Republicans today know that blocking access to the ballot has always relied on legal maneuvering and political schemes.
Seventy-five years ago this July, a World War II veteran named Maceo Snipes reportedly became the first Black man to cast a ballot in his rural Georgia county. The next day, a white man shot him in his front yard, and Mr. Snipes soon died from those wounds.
Fortunately, three generations removed from the political reign of terror that claimed Mr. Snipes’s life, voter suppression seems much less likely to arrive by bullet. But we may not be as distant in our political moment from theirs as we might think: The long struggle to block access to the ballot has always relied on legal maneuvering and political schemes to achieve what bullets and bombs alone could not.
What legislators in Georgia and across the country have reminded us is that backlash to expanded voting rights has often arrived by a method that our eras have in common: by laws, like Georgia’s Senate Bill 202, passed by elected politicians.
Opponents of the new Georgia law denounce the legislation as “Jim Crow 2.0” precisely because they recognize the continuities between past and present. The bill’s most ardent supporters, who lined up in front of a painting of a building on the site of an antebellum plantation to watch Gov. Brian Kemp sign it into law, seem less interested in distancing themselves from that past and more eager for Americans to forget it.
“Our country has changed,” Chief Justice John Roberts explained in 2013 in defending the Supreme Court’s gutting a key provision of the Voting Rights Act in Shelby County v. Holder, a decision that helped clear the way for the current voter suppression campaigns. Yet the riot at the U.S. Capitol makes clear that concerted efforts to sow seeds of distrust in the democratic process can still stoke violent reaction.
The methods in the fight against voting rights have a common objective — an electorate narrowed along predictable and demonstrable fault lines. Many present-day proponents of voting restrictions are quick to distance themselves from the racist aims and attitudes of their forebears, but the most durable and enduring attacks on voting rights have long cloaked their goals in race-neutral language — at least in writing.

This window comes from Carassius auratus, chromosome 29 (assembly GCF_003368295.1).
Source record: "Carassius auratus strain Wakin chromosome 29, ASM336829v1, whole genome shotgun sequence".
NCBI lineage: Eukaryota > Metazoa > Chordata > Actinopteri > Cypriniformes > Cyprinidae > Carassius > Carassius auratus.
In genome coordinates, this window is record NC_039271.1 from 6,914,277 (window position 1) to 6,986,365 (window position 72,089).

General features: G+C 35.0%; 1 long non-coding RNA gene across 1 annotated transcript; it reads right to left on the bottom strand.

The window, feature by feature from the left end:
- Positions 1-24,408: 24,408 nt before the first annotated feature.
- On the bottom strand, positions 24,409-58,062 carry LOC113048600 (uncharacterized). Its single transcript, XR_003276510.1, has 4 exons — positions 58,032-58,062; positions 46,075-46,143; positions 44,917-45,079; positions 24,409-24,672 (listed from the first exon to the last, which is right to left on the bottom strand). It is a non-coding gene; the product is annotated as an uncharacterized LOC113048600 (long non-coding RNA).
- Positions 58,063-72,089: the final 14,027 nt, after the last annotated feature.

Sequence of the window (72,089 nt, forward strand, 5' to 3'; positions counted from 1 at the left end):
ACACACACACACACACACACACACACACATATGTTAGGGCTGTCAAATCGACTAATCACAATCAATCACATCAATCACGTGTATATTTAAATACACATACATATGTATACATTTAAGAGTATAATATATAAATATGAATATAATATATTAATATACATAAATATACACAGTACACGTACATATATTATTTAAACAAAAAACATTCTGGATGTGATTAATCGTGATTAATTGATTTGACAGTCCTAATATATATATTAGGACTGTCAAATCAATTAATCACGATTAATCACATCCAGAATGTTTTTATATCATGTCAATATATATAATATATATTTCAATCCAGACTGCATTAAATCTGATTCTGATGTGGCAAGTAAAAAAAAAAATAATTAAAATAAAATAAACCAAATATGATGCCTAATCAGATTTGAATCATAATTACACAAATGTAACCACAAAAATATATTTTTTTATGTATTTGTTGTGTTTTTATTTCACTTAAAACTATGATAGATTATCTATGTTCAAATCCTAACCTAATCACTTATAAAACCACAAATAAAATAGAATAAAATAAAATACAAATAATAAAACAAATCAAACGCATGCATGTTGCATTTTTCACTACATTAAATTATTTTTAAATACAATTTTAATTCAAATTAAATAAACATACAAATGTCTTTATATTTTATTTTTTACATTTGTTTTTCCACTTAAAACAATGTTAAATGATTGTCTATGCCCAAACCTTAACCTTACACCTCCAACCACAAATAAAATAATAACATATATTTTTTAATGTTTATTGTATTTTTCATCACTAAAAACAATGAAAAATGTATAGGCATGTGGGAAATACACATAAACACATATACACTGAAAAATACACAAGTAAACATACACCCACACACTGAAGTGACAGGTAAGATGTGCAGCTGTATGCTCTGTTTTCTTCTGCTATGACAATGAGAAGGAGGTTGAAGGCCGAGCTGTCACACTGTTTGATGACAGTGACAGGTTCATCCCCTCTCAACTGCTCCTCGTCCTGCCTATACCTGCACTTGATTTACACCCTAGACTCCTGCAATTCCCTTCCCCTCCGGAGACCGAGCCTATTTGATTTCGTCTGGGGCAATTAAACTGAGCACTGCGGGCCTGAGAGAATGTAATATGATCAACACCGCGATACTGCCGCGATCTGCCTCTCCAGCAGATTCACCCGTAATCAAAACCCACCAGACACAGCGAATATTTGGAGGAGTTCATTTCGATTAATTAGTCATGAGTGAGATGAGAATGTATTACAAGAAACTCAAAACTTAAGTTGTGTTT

Historians like Carol Anderson demonstrate that attempts to limit ballot access have arrived in the wake of mass political mobilization and in response to federal efforts to protect or expand voting rights. At the time Mr. Snipes was killed, the U.S. Supreme Court had recently invalidated the white primary, a disenfranchisement tactic that locked Black voters out of the only election that really mattered because of one-party rule in the “Solid South.” The N.A.A.C.P., which grew from 50,000 to approximately half a million members during World War II, spearheaded the legal challenge to the white primary and grass-roots voter registration drives across the South. Anticipating that Black voters would flood the polls in 1946, Eugene Talmadge, the ex-governor running for the office again, mobilized supporters to ward off threats from local activists and federal action alike.
Mr. Talmadge egged on supporters who intimidated and attacked Black voters, but his most enduring and effective tactics look much more like present-day voter suppression tactics. As the Emory researcher Hannah Charak has documented, Mr. Talmadge quietly collaborated with sympathetic local officials on illegal registration purges and blanketed the state with “challenge forms” that white residents could use to dispute Black votes.
Voter suppression tactics like literacy tests and Georgia’s infamous county unit system delivered racist leadership like Mr. Talmadge (and his son) while withstanding legal challenges and Supreme Court rulings for decades in part because such measures commonly avoided mention of race.
If we remember Georgia’s extremist enemies of democracy for the violence they inspired, then today’s advocates of voter suppression may well expect history to reflect favorably on their relative restraint. Yet even as many supporters of Georgia’s new voting restrictions seek to distance themselves from the violence at the Capitol, they invoke unproven claims of voter fraud and the passions they provoke as a pretext for their legislative actions — political cover for those who claim the high ground of “electoral reform.”
Georgia is now a far cry from the one-party politics of Jim Crow, and its increasingly diverse population challenges the power of the overwhelmingly white and disproportionately rural ruling class that has held sway for nearly all of the state’s history — thanks in large part to an unending stream of voter suppression schemes.
The ruling logic that drives those efforts, spanning generations and a dramatic shift in party affiliation, is the conviction that America would be better off if fewer Americans voted. Perhaps it is time not only to focus on those who say the quiet parts out loud but to remember that the quiet parts have been there all along.
Jason Morgan Ward, a professor of history at Emory University, is the author of “Defending White Democracy: The Making of a Segregationist Movement and the Remaking of Racial Politics, 1936-1965” and, most recently, “Hanging Bridge: Racial Violence and America’s Civil Rights Century.”
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